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I want to make following code work:

Mylist lst;
vector<int> v = lst;

So I see I need to convert my list into a vector. I tried this code:

vector<int> operator=(vector<int> v, const List & l) {
    return v; // more profound stuff later :-)
}

(placed it outside the class). unfortunately Visual Studio throws me: "Error: 'operator=' must be a member function". And I don't get it - what should I do? I can't place this function inside vector class... Can you help me out with that? Thanks!

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2  
Beyond the interesting case study of how to get this to work (which would be a cast operator) the bigger question is why you don't just say vector<int> v = lst.getIntVector(); When you get too clever with implicit behaviors you obscure costly operations, invite bugs, and make code harder to understand. There should be a very measurable benefit to using such techniques. –  HostileFork Dec 11 '11 at 15:36
    
To put my comment another way: do you really want Mylist to be usable and passed as a parameter anywhere one might use a vector of ints with no compiler warning--even though you know that it simply isn't a vector of ints...thus modifications of the implicitly produced vector will not be reflected back into the Mylist? Wouldn't it be better to expose an iteration interface through .begin() and .end() so it could participate in generalized algorithms? If you did that you wouldn't even have to supply an explicit extraction method like getIntVector...people could use std::copy... –  HostileFork Dec 11 '11 at 15:45
    
1  
What's wrong with vector<int> v(lst.begin(), lst.end());? –  Kerrek SB Dec 11 '11 at 16:25

5 Answers 5

up vote 7 down vote accepted

You can overload the cast of your type to any other type (see this and other resources easily discoverable by Google). I think this is what you need here. Overloading the assignment operator is used for quite another thing in C++.

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can you be more specific? what exactly should I do to make my code work? –  Novellizator Dec 11 '11 at 15:29
    
@Tomy: see this SO discussion for example - stackoverflow.com/questions/1243962/… –  Eli Bendersky Dec 11 '11 at 15:30
Mylist lst;
vector<int> v = lst;

This doesn't call operator= to begin with. It attempt to call a constructor of vector which takes argument of type Mylist. Since no such constructor exists, it gives compilation error.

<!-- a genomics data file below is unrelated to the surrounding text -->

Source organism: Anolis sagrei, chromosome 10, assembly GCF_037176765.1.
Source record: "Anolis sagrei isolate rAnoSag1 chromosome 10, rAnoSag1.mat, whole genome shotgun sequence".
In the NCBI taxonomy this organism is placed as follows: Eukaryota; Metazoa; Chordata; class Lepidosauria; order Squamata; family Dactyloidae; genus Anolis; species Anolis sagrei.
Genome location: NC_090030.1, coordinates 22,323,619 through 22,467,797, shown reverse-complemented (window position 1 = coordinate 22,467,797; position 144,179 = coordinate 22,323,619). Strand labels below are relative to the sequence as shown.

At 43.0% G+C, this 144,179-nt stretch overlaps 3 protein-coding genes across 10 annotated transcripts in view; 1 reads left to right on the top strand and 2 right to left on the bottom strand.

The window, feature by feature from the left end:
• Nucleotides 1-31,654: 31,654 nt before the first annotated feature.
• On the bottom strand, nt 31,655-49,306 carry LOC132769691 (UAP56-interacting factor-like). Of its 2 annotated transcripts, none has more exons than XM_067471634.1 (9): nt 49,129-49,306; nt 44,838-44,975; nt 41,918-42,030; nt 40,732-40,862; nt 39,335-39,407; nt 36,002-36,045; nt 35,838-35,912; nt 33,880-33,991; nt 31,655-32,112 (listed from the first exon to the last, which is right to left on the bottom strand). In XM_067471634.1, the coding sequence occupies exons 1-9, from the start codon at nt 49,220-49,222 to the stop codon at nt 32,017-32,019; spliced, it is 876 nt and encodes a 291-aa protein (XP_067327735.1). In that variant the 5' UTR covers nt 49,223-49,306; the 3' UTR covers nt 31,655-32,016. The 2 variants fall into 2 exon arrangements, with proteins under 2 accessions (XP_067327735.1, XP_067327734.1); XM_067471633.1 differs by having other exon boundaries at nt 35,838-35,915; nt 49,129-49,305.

As for the question in the title, you can definitely overload operator=, but it cannot be a free-function. It has to be a member of a class.

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The C++ states that “An assignment operator shall be implemented by a non-static member function” (§13.5.3/1), and GCC requires that as well. –  Philipp Dec 11 '11 at 15:41
    
@Philipp: Did I say anything else? –  Nawaz Dec 11 '11 at 15:55
1  
Basically this means you can't have an assignment operator where the left hand value is not your class. –  UncleBens Dec 11 '11 at 18:13
    
@UncleBens: That is misleading. I can define my own class A. Now can I define = as free function such as A a,b; a =b;? Surely, the left hand side is my own defined class. –  Nawaz Dec 11 '11 at 18:18

You can't overload operator for certain class outside this class. I gues vector is std::vector. What you could do is add to your "Mylist" class method toStdVector() const that would return std::vector.

For example:

class Mylist {
public:
  std::vector<int> toStdVector() const { ... }
};

Mylist list;
std::vector<int> v(list.toStdVector());
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yeah, I know - but the question is, what should I do to make my code work? –  Novellizator Dec 11 '11 at 15:31
    
Well just read my answer again and try to understand my sugestion –  Kamil Klimek Dec 11 '11 at 15:33

To make MyList lst; std::vector v = lst;

To make the above work you'll need to overload operator std::vector<int> () (or any other variable type that is compatible with std::vector<int>) in MyList, see the following example.

Another way of doing it is to provide a method that you explicitly call to return a std::vector<int> "version" of your object. std::vector<int> v = obj.to_int_vector (), it's pretty much the same implementation as in the below example.

Example

#include <iostream>
#include <vector>
#include <iterator>
#include <algorithm>

struct Obj {
  operator std::vector<int> () const {
    return std::vector<int> (data, data+3);
  }   

  int data[3];
};  

int 
main (int argc, char *argv[])
{   
  Obj o;

  o.data[0] = -1; 
  o.data[1] =  2;  
  o.data[2] = 99; 

  std::vector<int> v = o;

  std::copy (v.begin (), v.end (), std::ostream_iterator<int> (std::cout, " "));
} 

output:

-1 2 99
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You may provide operator vector<int> So if you put vector<int> v = lst;, the operator vector` would be called and operator= for vector will be allowed.

class MyList {
public:

operator vector<int> () const
{
    return some_valid_vector;
}
};
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